The report states: “We found that the effectiveness of the urgent and emergency services was good and patients experienced good outcomes.

“In medicine, we had previously rated this service as requiring improvements in this domain due to issues with staff not receiving feedback from audits and service improvement not being made following audits. At this inspection we found that improvements have been made.”

The hospital received a good rating for providing caring services but the team did not formally assess the care given to patients.

The report states; “However we observed patients being treated with dignity and respect. We saw that staff and patient interactions were positive and staff genuinely wanted to provide good care for patients.”

But the hospital received a requires improvement rating for responsive services.

The report adds: “During our inspection in 2015 we found that all services had improved although maternity, end of life and outpatients still required further improvements to ensure that they met people’s individual needs. We found that surgery had moved from inadequate to good as services had worked hard to improve their responsiveness to patients through improved waiting times for surgery and reduced cancellations of operations.”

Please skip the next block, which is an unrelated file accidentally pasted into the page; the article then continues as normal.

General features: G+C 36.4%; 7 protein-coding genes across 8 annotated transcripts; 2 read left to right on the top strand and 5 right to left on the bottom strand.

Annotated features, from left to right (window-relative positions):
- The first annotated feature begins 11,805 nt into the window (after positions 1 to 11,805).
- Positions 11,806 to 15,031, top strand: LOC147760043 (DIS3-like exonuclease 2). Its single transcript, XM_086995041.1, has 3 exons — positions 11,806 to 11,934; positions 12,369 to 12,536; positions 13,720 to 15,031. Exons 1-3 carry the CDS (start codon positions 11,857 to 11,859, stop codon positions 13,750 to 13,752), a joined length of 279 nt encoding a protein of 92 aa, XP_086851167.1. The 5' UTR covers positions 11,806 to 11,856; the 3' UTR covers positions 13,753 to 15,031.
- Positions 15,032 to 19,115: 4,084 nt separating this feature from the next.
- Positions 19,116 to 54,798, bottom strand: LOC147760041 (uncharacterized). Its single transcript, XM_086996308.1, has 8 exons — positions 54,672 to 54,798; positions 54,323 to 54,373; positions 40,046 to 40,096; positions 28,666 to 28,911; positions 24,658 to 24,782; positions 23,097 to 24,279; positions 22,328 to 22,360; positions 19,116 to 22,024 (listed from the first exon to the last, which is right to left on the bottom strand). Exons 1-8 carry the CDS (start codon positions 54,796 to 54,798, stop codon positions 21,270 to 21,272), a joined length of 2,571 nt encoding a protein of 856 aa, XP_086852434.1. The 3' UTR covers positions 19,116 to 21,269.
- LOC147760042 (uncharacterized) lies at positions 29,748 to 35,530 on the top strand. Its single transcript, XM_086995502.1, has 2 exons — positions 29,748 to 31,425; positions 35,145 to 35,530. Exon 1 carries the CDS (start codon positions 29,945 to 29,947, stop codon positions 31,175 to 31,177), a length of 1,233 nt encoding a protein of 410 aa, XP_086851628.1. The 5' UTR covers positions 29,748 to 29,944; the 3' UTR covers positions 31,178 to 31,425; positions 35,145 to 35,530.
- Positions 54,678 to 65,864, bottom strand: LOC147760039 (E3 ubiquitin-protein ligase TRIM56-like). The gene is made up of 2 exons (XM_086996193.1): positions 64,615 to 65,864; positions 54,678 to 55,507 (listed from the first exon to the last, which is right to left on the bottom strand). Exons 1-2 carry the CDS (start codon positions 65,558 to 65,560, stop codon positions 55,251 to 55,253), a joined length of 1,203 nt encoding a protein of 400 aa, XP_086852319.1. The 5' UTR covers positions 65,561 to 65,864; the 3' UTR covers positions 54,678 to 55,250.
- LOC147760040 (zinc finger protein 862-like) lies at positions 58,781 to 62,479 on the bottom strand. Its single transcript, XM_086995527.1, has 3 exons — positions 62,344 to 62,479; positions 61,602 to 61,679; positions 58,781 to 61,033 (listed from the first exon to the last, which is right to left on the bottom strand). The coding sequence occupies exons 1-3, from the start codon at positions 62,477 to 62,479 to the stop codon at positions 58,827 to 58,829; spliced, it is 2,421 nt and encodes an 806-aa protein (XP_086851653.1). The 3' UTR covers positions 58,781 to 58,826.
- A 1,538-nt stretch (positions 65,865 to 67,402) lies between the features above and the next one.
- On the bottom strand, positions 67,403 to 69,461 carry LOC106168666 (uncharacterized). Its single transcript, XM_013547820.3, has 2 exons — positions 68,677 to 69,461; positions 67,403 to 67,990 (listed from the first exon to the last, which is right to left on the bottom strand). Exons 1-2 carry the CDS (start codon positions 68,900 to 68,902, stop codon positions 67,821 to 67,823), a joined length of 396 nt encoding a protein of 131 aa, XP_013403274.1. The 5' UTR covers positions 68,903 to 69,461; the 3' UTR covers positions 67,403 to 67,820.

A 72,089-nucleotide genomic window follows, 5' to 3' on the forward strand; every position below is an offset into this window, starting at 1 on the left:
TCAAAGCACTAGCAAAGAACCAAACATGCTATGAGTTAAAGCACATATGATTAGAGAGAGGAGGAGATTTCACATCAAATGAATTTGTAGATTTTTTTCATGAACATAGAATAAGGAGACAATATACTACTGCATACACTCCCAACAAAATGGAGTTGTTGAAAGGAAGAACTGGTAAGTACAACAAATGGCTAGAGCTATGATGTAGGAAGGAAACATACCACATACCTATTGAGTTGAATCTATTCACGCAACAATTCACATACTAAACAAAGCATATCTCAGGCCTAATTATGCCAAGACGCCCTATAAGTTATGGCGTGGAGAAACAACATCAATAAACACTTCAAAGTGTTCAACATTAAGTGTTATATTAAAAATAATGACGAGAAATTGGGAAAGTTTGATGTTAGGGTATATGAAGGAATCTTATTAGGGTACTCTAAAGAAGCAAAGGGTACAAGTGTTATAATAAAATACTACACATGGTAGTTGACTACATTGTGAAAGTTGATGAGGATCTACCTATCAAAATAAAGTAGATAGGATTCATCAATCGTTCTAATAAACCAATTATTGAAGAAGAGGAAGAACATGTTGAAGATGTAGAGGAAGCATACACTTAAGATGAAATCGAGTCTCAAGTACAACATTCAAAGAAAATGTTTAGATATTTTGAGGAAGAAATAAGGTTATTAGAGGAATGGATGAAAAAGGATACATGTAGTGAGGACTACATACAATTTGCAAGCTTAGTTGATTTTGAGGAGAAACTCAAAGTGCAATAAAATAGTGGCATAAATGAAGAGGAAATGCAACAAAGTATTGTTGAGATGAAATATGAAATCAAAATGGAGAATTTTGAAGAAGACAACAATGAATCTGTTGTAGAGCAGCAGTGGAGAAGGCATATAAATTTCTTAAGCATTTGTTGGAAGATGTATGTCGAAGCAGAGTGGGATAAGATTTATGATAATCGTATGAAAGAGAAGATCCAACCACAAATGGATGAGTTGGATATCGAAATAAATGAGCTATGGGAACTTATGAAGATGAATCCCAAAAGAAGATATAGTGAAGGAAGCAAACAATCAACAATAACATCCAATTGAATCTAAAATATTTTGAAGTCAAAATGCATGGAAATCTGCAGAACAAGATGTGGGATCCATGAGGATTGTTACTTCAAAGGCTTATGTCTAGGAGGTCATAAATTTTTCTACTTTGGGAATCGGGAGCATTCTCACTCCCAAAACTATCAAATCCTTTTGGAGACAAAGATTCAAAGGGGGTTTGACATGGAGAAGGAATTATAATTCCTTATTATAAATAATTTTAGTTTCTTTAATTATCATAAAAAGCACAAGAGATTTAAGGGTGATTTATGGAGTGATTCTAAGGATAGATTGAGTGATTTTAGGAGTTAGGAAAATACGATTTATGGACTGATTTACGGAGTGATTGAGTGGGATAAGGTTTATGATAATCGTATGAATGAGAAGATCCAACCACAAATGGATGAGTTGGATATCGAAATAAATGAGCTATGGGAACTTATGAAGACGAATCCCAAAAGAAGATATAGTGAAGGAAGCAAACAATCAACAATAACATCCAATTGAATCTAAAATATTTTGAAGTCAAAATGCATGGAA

Bed occupancy ranged between 79 per cent and 83 per cent between April 2013 to September 2014. Inspectors also found that a service had been introduced to help women who had previous complications in pregnancy and more women were being offered water births after the pool room had been refurbished and increasing staffing levels.

Inspectors said that some of the clinics were not well signposted around the hospital and extra seats had been purchased for outpatients.

The report states that the layout of emergency department in individual zones made it “challenging” to observe the capacity and flow throughout the department.

Inspectors found that the flow of the service had been improved by the management of the bad capacity within the hospital.

The report states: “With capacity in the hospital available we observed that the flow within the ED worked well throughout the duration of the visit.”

A good rating was given for the service’s leadership.

The report says: “Whilst there are some local leadership issues which require improvement in maternity and in end of life care services overall the trust leadership is strong and cohesive with a clear vision and strategy there we have rated this as good.”

Chief-executive Dorothy Hosein said work had started to make further improvements with a new midwife led unit later this year and further recruitment campaigns.

She said: “When I came into post in November 2014 I was very blunt that we would require at least six months to prepare for inspection.

“In this short timeframe it has been a challenge but clearly the CQC saw positive changes and we are, as we say at the Trust, on our journey towards excellence.

“We adopted an evidence based approach to our preparation for the inspection. This approach meant that we were able to clearly demonstrate to inspectors that we understand every aspect of our hospital and have control of it.

“We could show them we know where further improvement is needed and are already well on the way to addressing the areas of concern highlighted.”